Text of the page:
Bishop Conlon says pope’s job more physically challenging in modern era
By Bob Okon email@example.com February 12, 2013 11:35AM
Bishop R. Daniel Conlon (Diocese of Joliet) talks about the resignation of Pope Benedict at the Catholic Chancery in Joliet, Illinois, Tuesday, February 12, 2013. | Joseph P. Meier~Sun-Times Media
Updated: March 14, 2013 6:27AM
Pope Benedict XVI’s decision to resign is a reflection of a job that forces popes to be more visible and more active than in past centuries, but Catholics should not expect it to be a trend, Joliet Bishop R. Daniel Conlon said Tuesday.
Conlon in a sit-down interview about Pope Benedict’s resignation discussed the changing nature of the pope’s job and the challenges that the next pope will face.
He also said Catholics should pray that the Holy Spirit guides the cardinals in the selection of the next pope, rather than focus on who they think would best fit the profile.
“I pray that people will be open to the decision that is made,” he said. “I find a lot of comments that are being made are what people want in the next pope rather than being humble before the choice of the Holy Spirit.”
Conlon, a diocesan bishop but not a cardinal, will not have a role in the selection of the pope.
Met Benedict twice
He has met Pope Benedict twice but said he was as surprised as anyone to learn that the pope was resigning.
But, he said, the fact that Pope Benedict is the first pope to resign in nearly 600 years is a reflection of the times, when the physical demands of the job become increasingly greater at the same time that popes live longer.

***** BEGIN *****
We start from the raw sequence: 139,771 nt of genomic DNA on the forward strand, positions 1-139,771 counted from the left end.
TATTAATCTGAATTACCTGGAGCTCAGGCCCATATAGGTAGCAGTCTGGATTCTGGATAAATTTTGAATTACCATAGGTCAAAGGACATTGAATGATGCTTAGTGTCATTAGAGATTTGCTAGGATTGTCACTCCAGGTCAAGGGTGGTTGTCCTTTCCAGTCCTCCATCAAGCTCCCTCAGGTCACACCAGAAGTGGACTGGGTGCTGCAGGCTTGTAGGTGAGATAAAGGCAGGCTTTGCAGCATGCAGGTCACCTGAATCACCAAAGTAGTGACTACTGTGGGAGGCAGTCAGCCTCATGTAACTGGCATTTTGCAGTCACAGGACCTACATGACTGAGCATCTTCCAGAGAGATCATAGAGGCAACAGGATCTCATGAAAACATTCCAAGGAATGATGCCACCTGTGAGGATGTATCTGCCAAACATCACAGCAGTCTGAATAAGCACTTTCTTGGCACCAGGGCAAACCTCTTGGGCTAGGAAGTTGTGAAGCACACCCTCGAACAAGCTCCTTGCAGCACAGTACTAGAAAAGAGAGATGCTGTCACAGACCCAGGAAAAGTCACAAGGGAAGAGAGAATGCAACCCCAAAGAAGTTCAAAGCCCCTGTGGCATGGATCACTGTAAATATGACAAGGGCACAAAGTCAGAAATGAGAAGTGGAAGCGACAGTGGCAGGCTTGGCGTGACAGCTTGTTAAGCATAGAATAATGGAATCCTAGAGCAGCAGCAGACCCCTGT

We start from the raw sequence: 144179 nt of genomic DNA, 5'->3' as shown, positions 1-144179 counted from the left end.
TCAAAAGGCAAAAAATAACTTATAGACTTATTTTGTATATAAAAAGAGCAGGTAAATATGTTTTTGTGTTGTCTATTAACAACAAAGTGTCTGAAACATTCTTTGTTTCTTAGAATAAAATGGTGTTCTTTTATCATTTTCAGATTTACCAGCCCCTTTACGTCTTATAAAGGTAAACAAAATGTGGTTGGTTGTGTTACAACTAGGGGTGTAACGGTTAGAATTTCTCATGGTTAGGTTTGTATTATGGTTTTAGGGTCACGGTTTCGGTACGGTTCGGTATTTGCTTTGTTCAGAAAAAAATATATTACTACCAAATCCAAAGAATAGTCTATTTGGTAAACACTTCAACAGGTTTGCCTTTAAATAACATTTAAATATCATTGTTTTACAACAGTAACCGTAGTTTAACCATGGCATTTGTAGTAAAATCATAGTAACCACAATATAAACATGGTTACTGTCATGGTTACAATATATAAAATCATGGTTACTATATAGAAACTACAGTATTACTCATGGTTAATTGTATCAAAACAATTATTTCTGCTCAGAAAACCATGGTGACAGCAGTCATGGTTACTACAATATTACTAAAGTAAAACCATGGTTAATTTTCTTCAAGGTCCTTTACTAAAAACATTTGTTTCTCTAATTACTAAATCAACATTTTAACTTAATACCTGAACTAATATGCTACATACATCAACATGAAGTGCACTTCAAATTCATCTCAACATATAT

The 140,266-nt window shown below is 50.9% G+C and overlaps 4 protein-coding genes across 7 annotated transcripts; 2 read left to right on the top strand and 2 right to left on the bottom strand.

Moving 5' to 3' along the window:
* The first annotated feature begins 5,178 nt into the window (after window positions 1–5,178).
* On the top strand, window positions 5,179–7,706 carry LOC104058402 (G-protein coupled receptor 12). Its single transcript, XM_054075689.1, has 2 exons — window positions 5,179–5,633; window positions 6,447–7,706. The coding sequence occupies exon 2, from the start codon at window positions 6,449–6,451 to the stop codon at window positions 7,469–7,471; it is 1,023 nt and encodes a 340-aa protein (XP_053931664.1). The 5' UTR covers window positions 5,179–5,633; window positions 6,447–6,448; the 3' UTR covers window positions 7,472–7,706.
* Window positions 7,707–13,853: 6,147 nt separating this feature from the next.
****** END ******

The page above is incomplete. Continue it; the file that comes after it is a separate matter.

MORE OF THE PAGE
“If you go back 50 years ago, the pope could be ill and live in the confines of the Apostolic Palace,” Conlon said. “People would guess that he is ill. But no one would see him.”
Conlon said modern medicine allows popes to live much longer today while the physical demands of the job have become greater.
“It’s a much more public office than it used to be,” he said. “The pope is expected to be very visible. Plus, the pope travels a lot more.”
Interestingly, the church some years ago began requiring that bishops and pastors submit their resignations at the age of 75, although some stay in their posts longer than that. Conlon said he believes that requirement was put in place at least in part because of the recognition of the increased visibility required of those jobs.
But, he cautioned, no one should begin expecting future popes to resign at a certain age.
“I think that future popes will have to discern that in their prayer,” Conlon said. “I don’t think we as members of the church should expect any pope to resign or retire.”
Conlon, who met Pope Benedict once briefly and again when he was with a group of bishops, described him as a humble and practical man. Those qualities may have played a part in the pope’s decision to resign, he said.
Next pope’s challenge
One of the biggest challenges facing Pope Benedict’s successor, Conlon said, will be maintaining unity in the Roman Catholic Church in an increasingly secularized world.
“There will be increasing temptation for people to dissent from the teachings of the church and, as a result, disassociate from the church,” he said. “A second challenge will be the increasing secularization in the developed countries and in the developing countries.
“Now secularization is a predominant force in our culture. Religion is being pushed more and more to the periphery. That makes it difficult for any religious leader.”
As to who that next religious leader should be for the Roman Catholic Church, Conlon said having “the right pope” is more important than the pope’s age, race or country of origin. As to how to get that right pope, Conlon said, he and other Catholics can help the cardinals by praying.
“I think the biggest prayer is for the cardinals to be open to be moved by the Holy Spirit,” he said.